Like most things in aviation, each country/FIR and airline will have their own policies and variations. As stated above, in the USA it is customary for Heavy to be used in every transmission to relevant aircraft in the terminal area (approach, tower, ground, clearance frequencies) and not at all on enroute (ARTCC) frequencies. Some ARTCC's are starting to use heavy in recent years (chicago center for instance). Canada uses heavy on every call even on center frequencies. In Asia you almost never hear anyone say it at any time (perhaps because 90% of traffic there are heavies). In Europe it depends on the country.

My operator has requested that we include the heavy suffix in our callsign at all times as a matter of policy. I'm not in favor of this.
 
bhill
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Re: "Heavy" designation for enroute aircraft

Mon May 07, 2018 6:01 pm

Queue 757 discussion.....I must be getting old...this seems to pop up every 2-3 years...have not had a good conveyor belt marathon in a while either.....
Carpe Pices
 
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TWA772LR
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Re: "Heavy" designation for enroute aircraft

Fri May 11, 2018 8:15 am

Florianopolis wrote:

e. When in radio communications with "Air Force One" or "Air Force Two", do not add the heavy designator to the call sign. State only the call sign "Air Force One/Two" regardless of the type aircraft.

I watched Air Force One land and had Live ATC going. They actually did use "Air Force One heavy" as the call sign; it was the VC-25.
You know all is right is the world when the only thing people worry about is if the president had sex with a pornstar.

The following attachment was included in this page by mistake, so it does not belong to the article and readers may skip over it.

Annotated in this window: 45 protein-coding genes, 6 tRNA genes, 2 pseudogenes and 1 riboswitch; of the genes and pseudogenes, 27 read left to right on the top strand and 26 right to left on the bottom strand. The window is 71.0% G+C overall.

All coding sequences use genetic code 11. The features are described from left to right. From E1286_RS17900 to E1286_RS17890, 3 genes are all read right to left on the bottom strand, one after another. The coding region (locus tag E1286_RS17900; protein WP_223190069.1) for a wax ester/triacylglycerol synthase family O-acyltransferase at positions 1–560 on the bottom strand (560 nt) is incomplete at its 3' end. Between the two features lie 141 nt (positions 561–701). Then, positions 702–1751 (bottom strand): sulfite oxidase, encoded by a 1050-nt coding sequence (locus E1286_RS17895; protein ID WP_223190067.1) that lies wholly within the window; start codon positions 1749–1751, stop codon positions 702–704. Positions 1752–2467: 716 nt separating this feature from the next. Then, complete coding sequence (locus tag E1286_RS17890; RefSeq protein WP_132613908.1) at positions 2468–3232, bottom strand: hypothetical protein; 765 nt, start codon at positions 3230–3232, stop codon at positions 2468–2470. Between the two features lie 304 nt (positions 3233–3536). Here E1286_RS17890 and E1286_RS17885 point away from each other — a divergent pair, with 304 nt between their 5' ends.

The thoughts and opinions shared under this username are mine and are not influenced by my employer.
 
GalaxyFlyer
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Joined: Fri Jan 01, 2016 4:44 am

Re: "Heavy" designation for enroute aircraft

Sat May 12, 2018 11:21 pm

Yes, it was, at one time, an USAF emphasis item—using “Heavy” in the call sign. Trust me, I know.

GF
 
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Florianopolis
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Re: "Heavy" designation for enroute aircraft

Sun May 13, 2018 4:39 am

TWA772LR wrote:
I watched Air Force One land and had Live ATC going. They actually did use "Air Force One heavy" as the call sign; it was the VC-25.


I'm assuming you mean the controller, not the A1 pilots?

I'm pretty sure the "no "heavy" for AF1" rule happened because hearing "Air Force One Heavy" really bothered a presidential pilot back in the 90s (+/- on the decade). I mean, it's not like AF1 is getting squeezed in between two Southwest 737s and you need to worry about wake turbulence on arrival.
 
trnswrld
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Joined: Sat May 22, 1999 2:19 am

Re: "Heavy" designation for enroute aircraft

Sun May 13, 2018 2:34 pm

At the enroute facility I work at the word heavy gets used often from both controllers and pilots. We are also talking about lower altitude sectors that sequence aircraft into a major airport so it’s not surprising.